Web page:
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Am J Trop Med Hyg. 2009 Dec;81(6):1159-64. doi: 10.4269/ajtmh.2009.09-0136.

Experimental infection of cliff swallows (Petrochelidon pyrrhonota) with varying doses of West Nile virus.

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  • 1United States Department of Agriculture, Wildlife Services, National Wildlife Research Center, Fort Collins, Colorado 80521, USA. Paul.T.Oesterle@aphis.usda.gov

Abstract

Cliff swallows (Petrochelidon pyrrhonota) were inoculated with differing doses of West Nile virus (WNV) to evaluate their potential role as reservoir hosts in nature. Swallows often nest in large colonies in habitats and months associated with high mosquito abundance and early WNV transmission in North America. Additionally, cliff swallow diet consists of insects, including mosquitoes, leading to an additional potential route of WNV infection. The average peak viremia titer among infected cliff swallows was 10(6.3) plaque-forming units (PFU)/mL serum and the reservoir competence index was 0.34. There was no correlation between dose and probability of becoming infected or viremia peak and duration. Oral shedding was detected from 2 to 14 days post-inoculation with an average peak titer of 10(4.4) PFU/swab. These results suggest that cliff swallows are competent reservoir hosts of WNV and therefore, they may play a role in early seasonal amplification and maintenance of WNV.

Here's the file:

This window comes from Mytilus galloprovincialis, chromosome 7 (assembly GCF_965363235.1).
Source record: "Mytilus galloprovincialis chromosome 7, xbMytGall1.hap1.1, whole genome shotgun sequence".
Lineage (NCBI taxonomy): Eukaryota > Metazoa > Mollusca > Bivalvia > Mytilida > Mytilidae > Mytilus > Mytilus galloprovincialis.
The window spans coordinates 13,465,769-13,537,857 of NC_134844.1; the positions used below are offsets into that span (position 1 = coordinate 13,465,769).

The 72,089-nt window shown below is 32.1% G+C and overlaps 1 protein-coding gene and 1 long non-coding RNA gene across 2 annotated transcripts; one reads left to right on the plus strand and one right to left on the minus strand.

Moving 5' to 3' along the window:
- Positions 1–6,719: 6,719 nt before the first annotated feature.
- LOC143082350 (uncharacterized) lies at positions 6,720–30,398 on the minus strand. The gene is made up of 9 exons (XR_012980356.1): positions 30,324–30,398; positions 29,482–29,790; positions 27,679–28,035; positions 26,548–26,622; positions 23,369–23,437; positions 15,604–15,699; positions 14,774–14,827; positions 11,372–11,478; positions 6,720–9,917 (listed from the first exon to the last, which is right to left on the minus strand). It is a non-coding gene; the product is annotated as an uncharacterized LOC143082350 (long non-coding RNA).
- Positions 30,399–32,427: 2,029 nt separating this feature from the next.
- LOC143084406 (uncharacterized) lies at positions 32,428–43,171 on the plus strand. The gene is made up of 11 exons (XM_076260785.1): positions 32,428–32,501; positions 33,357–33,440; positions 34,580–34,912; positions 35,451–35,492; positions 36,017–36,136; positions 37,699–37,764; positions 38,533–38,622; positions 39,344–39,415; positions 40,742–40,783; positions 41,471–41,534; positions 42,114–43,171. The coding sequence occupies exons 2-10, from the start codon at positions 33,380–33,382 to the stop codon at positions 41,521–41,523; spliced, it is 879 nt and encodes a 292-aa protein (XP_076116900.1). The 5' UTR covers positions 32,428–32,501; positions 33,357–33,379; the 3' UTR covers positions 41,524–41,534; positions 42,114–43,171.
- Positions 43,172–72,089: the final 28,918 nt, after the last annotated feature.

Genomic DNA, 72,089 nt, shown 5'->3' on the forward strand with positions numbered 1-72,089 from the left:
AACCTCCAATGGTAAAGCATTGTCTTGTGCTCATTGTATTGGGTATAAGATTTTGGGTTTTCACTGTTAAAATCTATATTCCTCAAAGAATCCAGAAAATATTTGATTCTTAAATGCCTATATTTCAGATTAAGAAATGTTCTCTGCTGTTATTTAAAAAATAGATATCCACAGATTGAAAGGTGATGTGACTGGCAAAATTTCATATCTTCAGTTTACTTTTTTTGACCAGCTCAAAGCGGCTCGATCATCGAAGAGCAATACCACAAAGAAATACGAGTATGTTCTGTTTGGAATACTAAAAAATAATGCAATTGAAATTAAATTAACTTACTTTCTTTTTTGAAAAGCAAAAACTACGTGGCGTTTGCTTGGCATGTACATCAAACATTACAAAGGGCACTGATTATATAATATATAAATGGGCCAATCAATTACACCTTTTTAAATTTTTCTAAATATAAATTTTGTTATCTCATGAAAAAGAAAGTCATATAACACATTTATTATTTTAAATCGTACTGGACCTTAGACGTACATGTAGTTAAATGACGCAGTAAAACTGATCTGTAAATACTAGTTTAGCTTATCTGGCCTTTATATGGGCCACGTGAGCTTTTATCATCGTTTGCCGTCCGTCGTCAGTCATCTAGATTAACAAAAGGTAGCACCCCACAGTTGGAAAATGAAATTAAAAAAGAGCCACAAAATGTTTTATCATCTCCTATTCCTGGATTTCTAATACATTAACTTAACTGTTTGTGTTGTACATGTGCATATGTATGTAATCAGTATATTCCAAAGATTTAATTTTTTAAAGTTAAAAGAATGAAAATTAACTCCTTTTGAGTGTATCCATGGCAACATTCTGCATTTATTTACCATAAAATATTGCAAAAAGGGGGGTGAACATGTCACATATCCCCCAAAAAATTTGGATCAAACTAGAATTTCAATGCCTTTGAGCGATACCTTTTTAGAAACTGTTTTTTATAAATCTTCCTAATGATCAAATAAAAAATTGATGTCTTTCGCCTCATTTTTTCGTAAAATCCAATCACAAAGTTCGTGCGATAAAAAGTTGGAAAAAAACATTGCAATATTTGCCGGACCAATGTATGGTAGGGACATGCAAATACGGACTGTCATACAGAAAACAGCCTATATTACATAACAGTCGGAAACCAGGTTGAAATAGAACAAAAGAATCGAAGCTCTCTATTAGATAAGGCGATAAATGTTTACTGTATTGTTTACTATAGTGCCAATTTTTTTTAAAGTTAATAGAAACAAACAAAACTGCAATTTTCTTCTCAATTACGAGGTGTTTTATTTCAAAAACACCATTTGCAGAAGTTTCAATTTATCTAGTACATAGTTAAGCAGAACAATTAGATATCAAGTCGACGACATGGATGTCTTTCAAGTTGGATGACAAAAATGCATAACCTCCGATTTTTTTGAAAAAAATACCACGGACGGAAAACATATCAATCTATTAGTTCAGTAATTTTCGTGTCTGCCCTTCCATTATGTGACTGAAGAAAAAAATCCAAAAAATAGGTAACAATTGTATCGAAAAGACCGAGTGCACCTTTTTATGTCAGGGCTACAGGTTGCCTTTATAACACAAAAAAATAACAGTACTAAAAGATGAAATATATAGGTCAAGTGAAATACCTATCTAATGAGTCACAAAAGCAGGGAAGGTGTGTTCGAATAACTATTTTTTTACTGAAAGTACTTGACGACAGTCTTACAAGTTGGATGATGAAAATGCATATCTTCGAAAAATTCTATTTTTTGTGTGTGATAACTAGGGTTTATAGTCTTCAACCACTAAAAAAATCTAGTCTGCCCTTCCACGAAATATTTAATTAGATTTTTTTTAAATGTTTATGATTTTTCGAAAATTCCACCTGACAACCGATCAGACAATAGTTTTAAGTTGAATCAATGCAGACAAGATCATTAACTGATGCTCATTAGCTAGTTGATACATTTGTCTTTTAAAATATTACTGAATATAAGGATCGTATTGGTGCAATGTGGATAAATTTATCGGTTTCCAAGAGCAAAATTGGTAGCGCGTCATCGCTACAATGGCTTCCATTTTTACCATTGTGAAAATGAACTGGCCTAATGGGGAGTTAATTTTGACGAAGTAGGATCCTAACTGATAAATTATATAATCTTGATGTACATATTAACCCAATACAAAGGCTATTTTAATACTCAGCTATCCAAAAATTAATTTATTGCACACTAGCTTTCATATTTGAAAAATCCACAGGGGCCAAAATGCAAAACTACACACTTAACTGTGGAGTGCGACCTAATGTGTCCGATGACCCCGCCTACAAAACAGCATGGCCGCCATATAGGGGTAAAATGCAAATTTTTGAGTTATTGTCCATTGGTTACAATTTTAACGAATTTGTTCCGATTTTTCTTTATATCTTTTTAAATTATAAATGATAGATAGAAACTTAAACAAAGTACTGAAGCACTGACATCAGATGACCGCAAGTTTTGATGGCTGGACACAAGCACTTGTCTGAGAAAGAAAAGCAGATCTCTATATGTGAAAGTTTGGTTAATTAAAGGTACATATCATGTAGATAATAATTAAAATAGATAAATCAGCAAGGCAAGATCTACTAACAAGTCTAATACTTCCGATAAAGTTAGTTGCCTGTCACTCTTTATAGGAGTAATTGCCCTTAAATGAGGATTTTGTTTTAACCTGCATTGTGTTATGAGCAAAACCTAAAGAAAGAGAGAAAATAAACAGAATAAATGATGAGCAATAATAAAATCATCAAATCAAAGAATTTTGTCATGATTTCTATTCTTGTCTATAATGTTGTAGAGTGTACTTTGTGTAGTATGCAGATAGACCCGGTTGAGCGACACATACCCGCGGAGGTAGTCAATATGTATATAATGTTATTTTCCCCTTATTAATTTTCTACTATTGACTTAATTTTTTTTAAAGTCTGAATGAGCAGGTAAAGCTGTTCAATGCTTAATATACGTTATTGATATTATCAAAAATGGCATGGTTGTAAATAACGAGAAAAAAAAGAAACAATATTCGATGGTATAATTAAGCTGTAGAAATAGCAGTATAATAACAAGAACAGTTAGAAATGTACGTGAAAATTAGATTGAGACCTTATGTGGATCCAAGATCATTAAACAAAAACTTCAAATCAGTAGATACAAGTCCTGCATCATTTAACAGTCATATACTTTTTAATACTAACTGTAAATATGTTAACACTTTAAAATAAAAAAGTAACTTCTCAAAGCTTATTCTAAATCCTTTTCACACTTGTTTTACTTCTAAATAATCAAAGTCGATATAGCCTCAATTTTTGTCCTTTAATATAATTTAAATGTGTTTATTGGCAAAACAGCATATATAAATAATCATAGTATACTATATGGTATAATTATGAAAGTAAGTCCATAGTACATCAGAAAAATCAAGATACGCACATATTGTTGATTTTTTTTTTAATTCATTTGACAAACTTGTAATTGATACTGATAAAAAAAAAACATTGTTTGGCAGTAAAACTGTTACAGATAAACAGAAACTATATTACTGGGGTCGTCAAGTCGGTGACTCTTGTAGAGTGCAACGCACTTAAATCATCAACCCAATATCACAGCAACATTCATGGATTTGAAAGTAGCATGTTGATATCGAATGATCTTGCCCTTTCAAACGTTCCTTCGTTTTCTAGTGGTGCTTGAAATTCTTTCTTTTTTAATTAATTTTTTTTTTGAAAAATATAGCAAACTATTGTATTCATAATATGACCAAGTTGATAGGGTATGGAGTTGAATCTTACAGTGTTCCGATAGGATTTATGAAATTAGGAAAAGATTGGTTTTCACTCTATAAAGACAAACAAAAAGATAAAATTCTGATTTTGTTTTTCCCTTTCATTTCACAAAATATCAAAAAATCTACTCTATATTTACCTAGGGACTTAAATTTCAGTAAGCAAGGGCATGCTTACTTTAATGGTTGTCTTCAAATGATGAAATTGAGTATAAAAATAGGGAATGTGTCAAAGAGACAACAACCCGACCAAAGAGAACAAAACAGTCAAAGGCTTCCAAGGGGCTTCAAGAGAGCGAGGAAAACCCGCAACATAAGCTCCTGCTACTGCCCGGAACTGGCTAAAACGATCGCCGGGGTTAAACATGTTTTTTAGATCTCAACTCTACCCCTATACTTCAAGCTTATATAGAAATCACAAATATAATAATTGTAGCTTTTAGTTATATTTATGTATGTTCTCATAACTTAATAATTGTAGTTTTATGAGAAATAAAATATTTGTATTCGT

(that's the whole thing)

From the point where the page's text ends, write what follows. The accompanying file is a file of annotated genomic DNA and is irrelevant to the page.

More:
PMID:
19996452
[PubMed - indexed for MEDLINE]
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